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SIX CAP TABLE MISTAKES YOU SHOULD AVOID

Six cap table mistakes you should avoid

In the start-up world, ownership in the company is one of the most important things. And a cap table is the bible that people swear by. Most investing decisions are taken based on shareholding on a fully diluted basis (FDB); hence it is important that we get this number right. One could end up having an inaccurate cap table on FDB due to several reasons – conversion ratios incorrectly applied, errors in tracking ESOPs, an anti-dilution event, and so on. Let’s discuss these in more detail

  1. Errors on converting a convertible instrument to equity: When convertible instruments are issued and the conversion ratios vary depending on certain events, it is easy to make mistakes. One could end up using an incorrect conversion ratio or miss out a trigger event that needs a recalculation.
  2. Version issues with Excel: Using Excel spreadsheets can cause version control issues, resulting in high risk of errors. Also, when complexity sets in, it is hard to keep a manual track.
  3. Misinterpretation of clauses: Reading through legal language in agreements is not everyone’s cup of tea. There could be misinterpretation of clauses due to lack of familiarity with legal jargon, resulting in inaccurate cap table.
    cap table dashboard
  4. Missing audit trail for employee plans: If ESOPs are granted, it is extremely important to track each employee plan independently and make sure that the entire trail of vesting and exercising is maintained. Any error in mixing up the plans can result in significant tax issues.
  5. Errors on exit of an employee: If employees exit the organization, the unvested ESOPs need to be expired and the cap table has to be updated. If this is not done, the company may end up paying an ex-employee more than what he is eligible for and also show an incorrect shareholding percentage.
  6. Lack of control on vesting schedule: Unless you have a robust vesting schedule across plans and a strong mechanism to track options that can be exercised, employees may exercise more options that what’s due to them.

To summarise, to avoid any cap table related issues, make sure you understand every instrument type and the attached covenants clearly; you have a systematic way to track your employee rewards; and a process in place to keep your cap table updated. It makes sense to seek professional help or use software applications to have a clean and accurate cap table right from the outset.

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Tracking Buy Back with TOPPEQ

Buyback is a commonly used instrument in both public and private markets for a variety of reasons. In simple terms, it refers to the repurchasing of own shares by a company. It is the opposite of raising funds, which results in the dilution of equity. Let’s now take a look at why companies chose to go in for a buyback and the impact it has on the company.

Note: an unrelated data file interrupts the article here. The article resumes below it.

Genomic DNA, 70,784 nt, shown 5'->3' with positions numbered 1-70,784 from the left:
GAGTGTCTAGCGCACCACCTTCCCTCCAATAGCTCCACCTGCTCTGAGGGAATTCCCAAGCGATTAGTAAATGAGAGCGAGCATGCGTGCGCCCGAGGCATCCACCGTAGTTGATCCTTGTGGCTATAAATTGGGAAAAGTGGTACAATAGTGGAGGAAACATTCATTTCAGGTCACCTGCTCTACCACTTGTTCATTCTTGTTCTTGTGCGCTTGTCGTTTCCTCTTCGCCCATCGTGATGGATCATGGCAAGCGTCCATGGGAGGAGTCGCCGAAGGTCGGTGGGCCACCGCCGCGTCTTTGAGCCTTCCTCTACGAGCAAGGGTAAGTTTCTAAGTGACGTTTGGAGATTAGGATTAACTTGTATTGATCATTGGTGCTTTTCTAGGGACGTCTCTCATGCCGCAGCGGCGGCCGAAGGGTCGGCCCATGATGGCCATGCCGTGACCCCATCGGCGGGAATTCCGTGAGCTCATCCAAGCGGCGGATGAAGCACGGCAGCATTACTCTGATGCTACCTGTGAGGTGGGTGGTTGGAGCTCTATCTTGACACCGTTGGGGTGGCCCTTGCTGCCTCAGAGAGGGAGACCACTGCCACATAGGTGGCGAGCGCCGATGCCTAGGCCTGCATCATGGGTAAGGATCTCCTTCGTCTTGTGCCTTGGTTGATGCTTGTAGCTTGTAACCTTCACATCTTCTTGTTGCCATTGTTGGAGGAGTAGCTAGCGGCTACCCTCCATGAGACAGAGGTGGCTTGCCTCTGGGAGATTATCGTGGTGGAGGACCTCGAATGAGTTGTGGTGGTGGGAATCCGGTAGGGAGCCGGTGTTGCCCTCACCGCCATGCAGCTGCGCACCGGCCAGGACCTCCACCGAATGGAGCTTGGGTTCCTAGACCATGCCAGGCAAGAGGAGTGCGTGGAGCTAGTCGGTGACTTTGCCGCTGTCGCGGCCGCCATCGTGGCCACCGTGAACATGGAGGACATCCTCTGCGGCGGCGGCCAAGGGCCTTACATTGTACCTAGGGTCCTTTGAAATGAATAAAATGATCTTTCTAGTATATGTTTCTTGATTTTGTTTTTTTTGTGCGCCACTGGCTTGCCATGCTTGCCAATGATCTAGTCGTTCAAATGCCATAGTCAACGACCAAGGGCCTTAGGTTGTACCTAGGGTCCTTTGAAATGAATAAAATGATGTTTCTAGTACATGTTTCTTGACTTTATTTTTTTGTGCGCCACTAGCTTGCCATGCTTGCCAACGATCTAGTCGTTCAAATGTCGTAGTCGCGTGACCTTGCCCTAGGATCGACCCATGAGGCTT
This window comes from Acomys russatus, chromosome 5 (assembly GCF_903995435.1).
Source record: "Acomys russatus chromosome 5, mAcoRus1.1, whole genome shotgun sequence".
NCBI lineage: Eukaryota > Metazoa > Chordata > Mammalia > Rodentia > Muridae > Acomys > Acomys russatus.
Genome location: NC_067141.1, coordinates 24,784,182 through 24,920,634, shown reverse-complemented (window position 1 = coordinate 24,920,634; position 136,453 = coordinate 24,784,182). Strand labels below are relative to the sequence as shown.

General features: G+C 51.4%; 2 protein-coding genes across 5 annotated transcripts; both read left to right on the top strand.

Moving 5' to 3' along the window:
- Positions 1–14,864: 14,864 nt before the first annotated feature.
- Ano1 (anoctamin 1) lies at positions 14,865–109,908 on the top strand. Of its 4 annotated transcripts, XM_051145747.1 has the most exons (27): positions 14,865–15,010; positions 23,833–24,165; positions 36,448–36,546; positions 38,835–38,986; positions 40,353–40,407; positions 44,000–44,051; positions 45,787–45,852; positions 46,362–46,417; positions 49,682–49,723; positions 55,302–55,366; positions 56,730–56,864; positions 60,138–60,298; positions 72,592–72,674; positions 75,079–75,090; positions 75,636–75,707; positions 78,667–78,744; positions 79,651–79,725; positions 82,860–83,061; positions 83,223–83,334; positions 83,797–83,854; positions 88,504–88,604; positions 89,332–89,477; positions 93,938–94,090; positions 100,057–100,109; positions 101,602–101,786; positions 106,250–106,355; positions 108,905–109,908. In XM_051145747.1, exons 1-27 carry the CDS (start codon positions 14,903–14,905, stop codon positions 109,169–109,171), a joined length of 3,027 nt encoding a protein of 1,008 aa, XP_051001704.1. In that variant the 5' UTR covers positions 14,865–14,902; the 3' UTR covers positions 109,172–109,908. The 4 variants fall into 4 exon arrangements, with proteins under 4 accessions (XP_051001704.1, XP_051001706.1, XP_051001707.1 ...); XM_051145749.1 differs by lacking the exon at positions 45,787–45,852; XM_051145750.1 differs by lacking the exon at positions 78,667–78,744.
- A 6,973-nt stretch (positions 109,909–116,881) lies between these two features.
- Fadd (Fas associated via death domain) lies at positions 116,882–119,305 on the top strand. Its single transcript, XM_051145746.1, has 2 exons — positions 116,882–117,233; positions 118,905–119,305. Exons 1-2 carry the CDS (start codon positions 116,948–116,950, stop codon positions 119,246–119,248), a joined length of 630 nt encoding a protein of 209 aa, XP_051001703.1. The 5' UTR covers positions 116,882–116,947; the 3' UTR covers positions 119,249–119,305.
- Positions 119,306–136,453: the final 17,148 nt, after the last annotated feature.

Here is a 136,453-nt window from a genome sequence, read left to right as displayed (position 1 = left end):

Purpose of buyback: A buyback is conducted essentially to either: consolidate stake in a company; provide an exit route to shareholders/founders/employees; increase shareholder wealth, or leverage available cash when there aren’t other attractive avenues to deploy it.

Outcome of buyback: Number of outstanding shares decreases; ownership of continuing shareholders increases; an increase in the Earnings Per Share results in an increase in shareholders’ wealth; and a reduction in cash balance.

The impact of the buyback of shares on the shareholding pattern can be significant. In the context of buyback by a private company, every shareholder is keen to know the effect of buyback on his ownership.

With Topper, founders and investors can track the entire cap table journey, including buybacks, through user-friendly dashboards.

Buyback on your dashboard

Buyback dashboard

1. In the above example, two entrepreneurs — let’s call them Anil Sharma and Rahul Naik — founded a company by shelling out Rs 5 lakh each in April 2015.

Stock Buyback1

2. They went on to raise Rs 2.43 crores in their angel round by raising additional equity. This diluted their share by 9.5% each.

Buyback

3. Later, in 2019, Anil Sharma decided to exit the company. The company repurchased its shares, which led to an increase in the ownership percentage of each shareholder.

Buyback

Buybacks are an important aspect of a company’s cap table and essential for analyzing future investment decisions in the company. Having the entire transaction on a dashboard helps founders and investors review the details of a buyback and ensure compliance.